CUA Law Professor Roger Colinvaux was quoted in a July 17 Washington Post article regarding dark money entitled "'Dark money' groups don't need to disclose donors to IRS, Treasury says."
'Dark money' groups don't need to disclose donors to IRS, Treasury says
From: The Washington Post
Date: July 17, 2018
By: Michelle Ye Hee Lee and Jeff Stein
Nonprofits that spend money to influence elections but are not required to disclose donors to the public - called "dark money" groups by critics - no longer need to share their donors' names or addresses in their tax filings under a new Treasury rule announced Monday.
The decision was immediately heralded by free-speech advocates who have long sought to protect donors' private information. But it was rebuked by those who want to reduce the role of money in politics, who claim it would make U.S. elections more susceptible to anonymous foreign donations.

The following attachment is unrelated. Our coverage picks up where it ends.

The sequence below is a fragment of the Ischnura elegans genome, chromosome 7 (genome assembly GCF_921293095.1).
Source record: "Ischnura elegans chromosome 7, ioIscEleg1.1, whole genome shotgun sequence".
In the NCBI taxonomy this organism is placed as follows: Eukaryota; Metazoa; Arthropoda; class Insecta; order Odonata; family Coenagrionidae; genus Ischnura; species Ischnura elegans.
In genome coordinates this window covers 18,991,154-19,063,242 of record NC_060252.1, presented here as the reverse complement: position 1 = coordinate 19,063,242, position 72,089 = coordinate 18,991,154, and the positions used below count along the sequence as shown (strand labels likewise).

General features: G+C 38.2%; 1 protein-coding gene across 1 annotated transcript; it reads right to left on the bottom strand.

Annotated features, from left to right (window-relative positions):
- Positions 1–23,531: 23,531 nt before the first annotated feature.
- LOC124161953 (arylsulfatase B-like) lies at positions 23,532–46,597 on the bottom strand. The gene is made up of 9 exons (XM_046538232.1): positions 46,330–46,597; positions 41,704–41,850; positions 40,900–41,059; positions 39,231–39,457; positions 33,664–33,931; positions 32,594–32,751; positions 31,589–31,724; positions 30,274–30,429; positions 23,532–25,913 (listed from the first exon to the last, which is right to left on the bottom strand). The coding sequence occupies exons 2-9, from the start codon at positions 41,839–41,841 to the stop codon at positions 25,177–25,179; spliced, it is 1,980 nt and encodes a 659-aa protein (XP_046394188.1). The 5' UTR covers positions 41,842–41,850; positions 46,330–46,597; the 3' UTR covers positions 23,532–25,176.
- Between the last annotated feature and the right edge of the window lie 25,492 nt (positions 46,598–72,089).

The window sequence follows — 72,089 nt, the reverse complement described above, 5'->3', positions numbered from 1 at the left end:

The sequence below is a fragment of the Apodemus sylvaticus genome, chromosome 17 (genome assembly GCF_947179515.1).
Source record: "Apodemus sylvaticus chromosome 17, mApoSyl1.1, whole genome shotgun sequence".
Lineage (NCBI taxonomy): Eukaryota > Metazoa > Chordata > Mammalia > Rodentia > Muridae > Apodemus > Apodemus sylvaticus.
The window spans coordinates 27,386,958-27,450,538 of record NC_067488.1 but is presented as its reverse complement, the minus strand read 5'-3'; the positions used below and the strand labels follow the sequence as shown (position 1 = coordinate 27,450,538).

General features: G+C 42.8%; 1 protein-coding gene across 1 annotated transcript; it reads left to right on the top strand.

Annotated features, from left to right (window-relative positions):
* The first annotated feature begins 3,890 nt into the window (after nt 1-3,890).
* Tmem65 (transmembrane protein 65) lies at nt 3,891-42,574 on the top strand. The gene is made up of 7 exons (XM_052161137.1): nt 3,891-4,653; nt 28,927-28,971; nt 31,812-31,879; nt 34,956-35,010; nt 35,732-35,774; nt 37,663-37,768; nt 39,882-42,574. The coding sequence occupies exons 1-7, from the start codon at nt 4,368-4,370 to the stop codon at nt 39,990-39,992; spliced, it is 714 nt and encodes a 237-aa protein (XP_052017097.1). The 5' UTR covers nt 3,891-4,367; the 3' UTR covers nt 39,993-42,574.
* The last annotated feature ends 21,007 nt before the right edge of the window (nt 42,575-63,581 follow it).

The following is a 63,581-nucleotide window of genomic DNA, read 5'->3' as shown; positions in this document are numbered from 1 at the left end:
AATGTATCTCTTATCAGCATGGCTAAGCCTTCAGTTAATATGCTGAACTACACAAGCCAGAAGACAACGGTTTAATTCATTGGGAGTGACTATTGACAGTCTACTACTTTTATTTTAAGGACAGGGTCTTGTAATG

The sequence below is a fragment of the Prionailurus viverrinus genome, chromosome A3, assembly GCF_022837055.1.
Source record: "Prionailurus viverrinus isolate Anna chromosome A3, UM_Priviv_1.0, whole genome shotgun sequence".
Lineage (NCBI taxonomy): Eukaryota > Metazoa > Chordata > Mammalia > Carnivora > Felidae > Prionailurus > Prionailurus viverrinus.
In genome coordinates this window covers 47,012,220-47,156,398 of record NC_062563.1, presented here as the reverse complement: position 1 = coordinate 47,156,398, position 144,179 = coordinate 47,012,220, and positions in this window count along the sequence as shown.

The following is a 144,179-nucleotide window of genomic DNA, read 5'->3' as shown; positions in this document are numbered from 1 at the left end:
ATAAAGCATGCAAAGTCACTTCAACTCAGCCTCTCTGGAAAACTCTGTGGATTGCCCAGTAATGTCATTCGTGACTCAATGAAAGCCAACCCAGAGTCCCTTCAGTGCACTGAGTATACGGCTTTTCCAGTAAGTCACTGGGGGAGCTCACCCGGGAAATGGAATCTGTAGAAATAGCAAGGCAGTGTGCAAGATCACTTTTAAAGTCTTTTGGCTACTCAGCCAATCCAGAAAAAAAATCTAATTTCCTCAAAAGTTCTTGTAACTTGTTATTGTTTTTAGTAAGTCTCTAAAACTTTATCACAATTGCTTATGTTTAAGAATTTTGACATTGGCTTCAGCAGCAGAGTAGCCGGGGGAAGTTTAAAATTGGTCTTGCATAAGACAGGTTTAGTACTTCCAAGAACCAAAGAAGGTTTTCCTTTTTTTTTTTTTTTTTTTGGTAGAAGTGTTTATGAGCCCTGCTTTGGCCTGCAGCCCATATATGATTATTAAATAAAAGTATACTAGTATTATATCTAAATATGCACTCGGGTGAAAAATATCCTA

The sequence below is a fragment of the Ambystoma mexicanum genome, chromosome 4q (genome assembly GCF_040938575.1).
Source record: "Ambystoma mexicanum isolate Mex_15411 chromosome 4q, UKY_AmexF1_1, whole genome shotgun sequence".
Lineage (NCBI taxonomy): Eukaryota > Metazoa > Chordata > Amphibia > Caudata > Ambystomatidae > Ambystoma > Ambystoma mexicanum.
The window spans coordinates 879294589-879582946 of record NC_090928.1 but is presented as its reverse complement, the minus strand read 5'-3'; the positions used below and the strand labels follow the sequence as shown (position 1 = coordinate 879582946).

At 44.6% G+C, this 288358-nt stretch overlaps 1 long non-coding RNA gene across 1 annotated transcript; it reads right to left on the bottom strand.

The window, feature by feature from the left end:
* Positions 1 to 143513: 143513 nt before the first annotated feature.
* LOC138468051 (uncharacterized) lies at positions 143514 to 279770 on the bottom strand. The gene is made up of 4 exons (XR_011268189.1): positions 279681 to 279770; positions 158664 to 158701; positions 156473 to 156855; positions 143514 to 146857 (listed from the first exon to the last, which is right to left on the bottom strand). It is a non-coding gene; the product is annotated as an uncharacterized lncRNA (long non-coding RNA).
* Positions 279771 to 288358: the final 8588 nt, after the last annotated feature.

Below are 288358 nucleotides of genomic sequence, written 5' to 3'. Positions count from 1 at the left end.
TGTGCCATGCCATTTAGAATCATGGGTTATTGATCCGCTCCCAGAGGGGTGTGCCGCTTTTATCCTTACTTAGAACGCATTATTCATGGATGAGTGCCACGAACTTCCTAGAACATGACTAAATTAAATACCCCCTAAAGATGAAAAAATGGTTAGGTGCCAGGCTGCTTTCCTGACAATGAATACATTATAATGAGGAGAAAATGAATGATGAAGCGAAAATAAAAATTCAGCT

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Roger Colinvaux, nonprofit tax law expert at the Catholic University of America, said the new rule "could be characterized as reinforcing the dark money loophole by taking donor information completely off the public record." The fact that the IRS had this information in the past "might have dissuaded" potential foreign actors, he said.
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